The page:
Lines 10-24: Sbatch options
The various lines starting with #SBATCH can be used to control how the Slurm sbatch command submits the job. Basically, any command line flags can be provided witha #SBATCH line in the script, and you can mix and match command line options and options in #SBATCH.

NOTE: any #SBATCH must precede any "executable lines" in the script. It is recommended that you have nothing but the shebang line, comments and blank lines before any #SBATCH lines.

Lines 10-11
These lines requests CPU cores . Actually, it is requesting single task (--ntasks=1 or -n 1) with threads (--cpus-per-task= or -c ).

The scheduler will place all of the cores for a single task on the same node , which is what we need for shared memory parallelism techniques like multi-threading .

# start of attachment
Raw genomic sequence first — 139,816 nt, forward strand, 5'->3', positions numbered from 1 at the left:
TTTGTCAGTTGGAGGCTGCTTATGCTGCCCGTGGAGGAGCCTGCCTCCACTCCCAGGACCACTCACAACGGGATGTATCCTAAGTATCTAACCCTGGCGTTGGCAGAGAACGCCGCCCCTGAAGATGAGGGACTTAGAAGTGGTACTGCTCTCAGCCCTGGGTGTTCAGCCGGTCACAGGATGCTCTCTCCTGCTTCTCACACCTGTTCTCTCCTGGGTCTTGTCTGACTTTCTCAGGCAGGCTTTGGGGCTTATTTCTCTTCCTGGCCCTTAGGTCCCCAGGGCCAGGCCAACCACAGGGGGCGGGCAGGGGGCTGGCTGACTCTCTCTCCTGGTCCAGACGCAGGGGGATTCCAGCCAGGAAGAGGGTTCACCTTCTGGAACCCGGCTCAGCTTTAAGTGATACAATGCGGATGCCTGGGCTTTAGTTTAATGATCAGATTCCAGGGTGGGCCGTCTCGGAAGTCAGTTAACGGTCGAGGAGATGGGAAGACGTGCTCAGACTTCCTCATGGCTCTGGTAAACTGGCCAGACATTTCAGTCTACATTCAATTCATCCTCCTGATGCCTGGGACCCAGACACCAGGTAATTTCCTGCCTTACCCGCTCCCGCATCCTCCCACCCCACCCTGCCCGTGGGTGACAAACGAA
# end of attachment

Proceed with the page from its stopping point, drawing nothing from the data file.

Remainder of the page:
Although multithreaded processes can in theory run on fewer cores than they have threads, in such cases you do not get the full parallelism benefit (as some threads will be waiting until a CPU core becomes available after another thread finishes). In general, for high-performance computing , you want to have a separate CPU core for each thread to ensure maximal performance.

Line 13
This line requests a walltime of 5 minutes.The #SBATCH -t TIME line sets the time limit for the job. The requested TIME value can take any of a number of formats, including:
  • MINUTES
  • MINUTES:SECONDS
  • HOURS:MINUTES:SECONDS
  • DAYS-HOURS
  • DAYS-HOURS:MINUTES
  • DAYS-HOURS:MINUTES:SECONDS

It is important to set the time limit appropriately. It must be set longer than you expect the job to run, preferable with a modest cushion for error --- when the time limit is up, the job will be canceled.